15 Jul Prospect Heights, Brooklyn, special education teacher helps students battle disabilities through architectureJuly 15, 2016
By: Lisa L. Colangelo
A diverse academic background gave special education teacher Yvon Milien a unique way to connect with his students.
Milien teaches students at the Brooklyn School for Career Development in Prospect Heights math, science, art and social studies by having them re-create architectural sites both famous and ordinary.
And he has no question that his students, who range from age 13 to 21, have the ability to handle the rigorous lessons even though many of the teens have emotional, physical and cognitive disabilities.
“It’s a really challenging job because you never know if they are having a good day or a bad day,” Milien said. “And it takes a lot of patience to draw lines and design a floor plan. But I see a big difference after just a few months.”
Milien’s innovative teaching strategies have earned him a nomination for a Daily News Hometown Heroes in Education award.
The awards recognize outstanding school staffers who make the extra effort for their students every day.
The winners will be selected by a panel of judges and honored at a ceremony in October. Nominations are being accepted through July 22.
Milien came to the U.S. from Haiti in 1991. He studied civil engineering and went on to receive master’s degrees in education, international relations, sociology and public administration.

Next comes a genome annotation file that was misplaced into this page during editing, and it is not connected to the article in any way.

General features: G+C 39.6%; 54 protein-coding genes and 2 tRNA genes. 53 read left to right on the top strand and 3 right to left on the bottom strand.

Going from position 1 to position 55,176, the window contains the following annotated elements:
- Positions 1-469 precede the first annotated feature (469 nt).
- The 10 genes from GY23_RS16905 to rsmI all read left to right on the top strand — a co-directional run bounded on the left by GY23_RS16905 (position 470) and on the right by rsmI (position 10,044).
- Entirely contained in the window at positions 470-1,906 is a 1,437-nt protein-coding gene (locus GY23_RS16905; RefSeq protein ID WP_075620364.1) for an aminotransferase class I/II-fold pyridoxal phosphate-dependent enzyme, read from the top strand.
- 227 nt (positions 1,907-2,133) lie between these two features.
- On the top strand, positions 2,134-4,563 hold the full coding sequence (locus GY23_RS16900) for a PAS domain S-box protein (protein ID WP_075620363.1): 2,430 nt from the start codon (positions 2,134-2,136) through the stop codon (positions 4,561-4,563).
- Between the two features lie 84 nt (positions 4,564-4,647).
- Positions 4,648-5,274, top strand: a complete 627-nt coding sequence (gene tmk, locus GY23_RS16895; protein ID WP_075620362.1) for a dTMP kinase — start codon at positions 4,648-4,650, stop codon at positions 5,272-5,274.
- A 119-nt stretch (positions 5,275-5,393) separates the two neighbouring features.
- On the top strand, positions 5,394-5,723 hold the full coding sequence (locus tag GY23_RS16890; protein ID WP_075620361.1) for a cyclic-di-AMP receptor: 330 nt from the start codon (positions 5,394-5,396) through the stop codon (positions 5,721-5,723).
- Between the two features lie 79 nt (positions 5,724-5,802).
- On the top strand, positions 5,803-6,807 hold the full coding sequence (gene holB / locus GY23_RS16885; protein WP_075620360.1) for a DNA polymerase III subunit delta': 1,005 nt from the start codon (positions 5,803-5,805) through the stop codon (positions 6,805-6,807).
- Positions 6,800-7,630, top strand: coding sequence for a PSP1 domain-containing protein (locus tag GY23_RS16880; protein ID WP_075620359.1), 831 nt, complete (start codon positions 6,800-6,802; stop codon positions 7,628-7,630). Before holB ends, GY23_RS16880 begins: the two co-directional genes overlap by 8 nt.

He started teaching 14 years ago as a temporary job and never left.
“Everybody keeps asking me why I stay in teaching,” said Milien. “I wanted to do something to give back to the community.”
He admits students can be intimidated at first, but usually relax when they realize the classwork also allows them to use their imagination.
Along the way, they are strengthening language skills and putting geometry lessons to use.
he resulting artwork includes models of The Brooklyn Art Gallery, a skyscraper in Dubai and a student’s dream home.
Another project challenged students to envision renovations to Brizzi Playground in Borough Park. While they drafted plans for more trees and swings, students discussed the meaning of community — a part of their social studies curriculum.
“I try to encourage them and give them hope,” Milien said. “And then that moment when you see them get it — the ‘aha’ moment — that makes me feel very fulfilled.”